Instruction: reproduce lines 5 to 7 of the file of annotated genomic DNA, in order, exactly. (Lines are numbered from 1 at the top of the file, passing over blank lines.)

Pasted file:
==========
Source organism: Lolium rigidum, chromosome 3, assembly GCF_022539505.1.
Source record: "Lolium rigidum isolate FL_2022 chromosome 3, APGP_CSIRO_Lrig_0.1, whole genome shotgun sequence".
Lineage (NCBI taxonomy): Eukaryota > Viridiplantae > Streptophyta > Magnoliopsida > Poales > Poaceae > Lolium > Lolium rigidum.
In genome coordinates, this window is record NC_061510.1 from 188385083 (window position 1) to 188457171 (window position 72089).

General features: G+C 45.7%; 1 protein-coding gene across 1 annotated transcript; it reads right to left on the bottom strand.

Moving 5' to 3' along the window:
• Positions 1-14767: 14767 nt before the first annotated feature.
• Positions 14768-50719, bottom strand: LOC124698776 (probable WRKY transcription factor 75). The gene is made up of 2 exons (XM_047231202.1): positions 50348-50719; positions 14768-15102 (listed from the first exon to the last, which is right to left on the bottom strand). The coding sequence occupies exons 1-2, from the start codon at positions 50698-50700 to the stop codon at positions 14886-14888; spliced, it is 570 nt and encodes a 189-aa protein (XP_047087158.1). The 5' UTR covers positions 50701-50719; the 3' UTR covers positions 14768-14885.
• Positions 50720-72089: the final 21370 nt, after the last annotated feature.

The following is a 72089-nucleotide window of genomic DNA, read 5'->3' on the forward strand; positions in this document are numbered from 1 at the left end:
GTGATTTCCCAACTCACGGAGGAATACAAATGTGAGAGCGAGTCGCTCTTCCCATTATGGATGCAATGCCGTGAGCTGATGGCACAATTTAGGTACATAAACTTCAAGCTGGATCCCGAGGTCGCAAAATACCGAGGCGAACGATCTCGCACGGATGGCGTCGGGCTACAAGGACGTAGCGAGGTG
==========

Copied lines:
General features: G+C 45.7%; 1 protein-coding gene across 1 annotated transcript; it reads right to left on the bottom strand.

Moving 5' to 3' along the window:
• Positions 1-14767: 14767 nt before the first annotated feature.